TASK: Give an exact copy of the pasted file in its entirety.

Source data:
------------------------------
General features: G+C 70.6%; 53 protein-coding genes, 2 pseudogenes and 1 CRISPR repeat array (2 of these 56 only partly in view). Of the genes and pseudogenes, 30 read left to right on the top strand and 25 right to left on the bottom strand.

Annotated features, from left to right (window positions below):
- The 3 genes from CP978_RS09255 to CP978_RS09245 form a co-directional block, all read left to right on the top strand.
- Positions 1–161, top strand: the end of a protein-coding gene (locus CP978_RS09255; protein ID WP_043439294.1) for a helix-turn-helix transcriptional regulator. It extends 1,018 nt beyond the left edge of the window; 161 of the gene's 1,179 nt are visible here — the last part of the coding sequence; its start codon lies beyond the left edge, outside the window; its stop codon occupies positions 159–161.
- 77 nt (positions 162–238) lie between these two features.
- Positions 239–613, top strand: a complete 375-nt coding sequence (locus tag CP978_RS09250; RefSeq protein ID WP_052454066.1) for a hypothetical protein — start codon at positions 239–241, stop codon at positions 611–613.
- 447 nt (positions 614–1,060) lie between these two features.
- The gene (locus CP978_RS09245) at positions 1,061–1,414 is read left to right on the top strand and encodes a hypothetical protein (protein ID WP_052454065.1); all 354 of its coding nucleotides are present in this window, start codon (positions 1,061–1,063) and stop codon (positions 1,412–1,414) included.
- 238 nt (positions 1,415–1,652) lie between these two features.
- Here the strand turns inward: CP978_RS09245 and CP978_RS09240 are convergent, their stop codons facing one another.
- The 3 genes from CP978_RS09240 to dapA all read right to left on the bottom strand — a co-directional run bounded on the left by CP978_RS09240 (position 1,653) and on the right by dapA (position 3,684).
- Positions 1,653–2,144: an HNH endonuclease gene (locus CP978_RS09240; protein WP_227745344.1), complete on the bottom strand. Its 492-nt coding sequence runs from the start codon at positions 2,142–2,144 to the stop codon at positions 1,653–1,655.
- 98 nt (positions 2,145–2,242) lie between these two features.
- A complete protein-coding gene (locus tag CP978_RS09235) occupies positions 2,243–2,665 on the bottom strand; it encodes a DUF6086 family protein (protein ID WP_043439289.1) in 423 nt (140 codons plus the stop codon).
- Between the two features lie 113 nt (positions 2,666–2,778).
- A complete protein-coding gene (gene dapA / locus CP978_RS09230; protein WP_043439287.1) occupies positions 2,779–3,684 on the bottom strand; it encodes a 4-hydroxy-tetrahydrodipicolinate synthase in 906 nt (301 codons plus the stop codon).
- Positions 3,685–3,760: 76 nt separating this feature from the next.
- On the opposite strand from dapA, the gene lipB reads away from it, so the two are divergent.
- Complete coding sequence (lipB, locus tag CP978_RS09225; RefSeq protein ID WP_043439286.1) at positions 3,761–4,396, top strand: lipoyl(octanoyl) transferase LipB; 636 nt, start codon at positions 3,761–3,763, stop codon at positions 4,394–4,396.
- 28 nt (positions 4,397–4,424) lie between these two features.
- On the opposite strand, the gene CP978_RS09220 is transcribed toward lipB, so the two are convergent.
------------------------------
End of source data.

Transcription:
General features: G+C 70.6%; 53 protein-coding genes, 2 pseudogenes and 1 CRISPR repeat array (2 of these 56 only partly in view). Of the genes and pseudogenes, 30 read left to right on the top strand and 25 right to left on the bottom strand.

Annotated features, from left to right (window positions below):
- The 3 genes from CP978_RS09255 to CP978_RS09245 form a co-directional block, all read left to right on the top strand.
- Positions 1–161, top strand: the end of a protein-coding gene (locus CP978_RS09255; protein ID WP_043439294.1) for a helix-turn-helix transcriptional regulator. It extends 1,018 nt beyond the left edge of the window; 161 of the gene's 1,179 nt are visible here — the last part of the coding sequence; its start codon lies beyond the left edge, outside the window; its stop codon occupies positions 159–161.
- 77 nt (positions 162–238) lie between these two features.
- Positions 239–613, top strand: a complete 375-nt coding sequence (locus tag CP978_RS09250; RefSeq protein ID WP_052454066.1) for a hypothetical protein — start codon at positions 239–241, stop codon at positions 611–613.
- 447 nt (positions 614–1,060) lie between these two features.
- The gene (locus CP978_RS09245) at positions 1,061–1,414 is read left to right on the top strand and encodes a hypothetical protein (protein ID WP_052454065.1); all 354 of its coding nucleotides are present in this window, start codon (positions 1,061–1,063) and stop codon (positions 1,412–1,414) included.
- 238 nt (positions 1,415–1,652) lie between these two features.
- Here the strand turns inward: CP978_RS09245 and CP978_RS09240 are convergent, their stop codons facing one another.
- The 3 genes from CP978_RS09240 to dapA all read right to left on the bottom strand — a co-directional run bounded on the left by CP978_RS09240 (position 1,653) and on the right by dapA (position 3,684).
- Positions 1,653–2,144: an HNH endonuclease gene (locus CP978_RS09240; protein WP_227745344.1), complete on the bottom strand. Its 492-nt coding sequence runs from the start codon at positions 2,142–2,144 to the stop codon at positions 1,653–1,655.
- 98 nt (positions 2,145–2,242) lie between these two features.
- A complete protein-coding gene (locus tag CP978_RS09235) occupies positions 2,243–2,665 on the bottom strand; it encodes a DUF6086 family protein (protein ID WP_043439289.1) in 423 nt (140 codons plus the stop codon).
- Between the two features lie 113 nt (positions 2,666–2,778).
- A complete protein-coding gene (gene dapA / locus CP978_RS09230; protein WP_043439287.1) occupies positions 2,779–3,684 on the bottom strand; it encodes a 4-hydroxy-tetrahydrodipicolinate synthase in 906 nt (301 codons plus the stop codon).
- Positions 3,685–3,760: 76 nt separating this feature from the next.
- On the opposite strand from dapA, the gene lipB reads away from it, so the two are divergent.
- Complete coding sequence (lipB, locus tag CP978_RS09225; RefSeq protein ID WP_043439286.1) at positions 3,761–4,396, top strand: lipoyl(octanoyl) transferase LipB; 636 nt, start codon at positions 3,761–3,763, stop codon at positions 4,394–4,396.
- 28 nt (positions 4,397–4,424) lie between these two features.
- On the opposite strand, the gene CP978_RS09220 is transcribed toward lipB, so the two are convergent.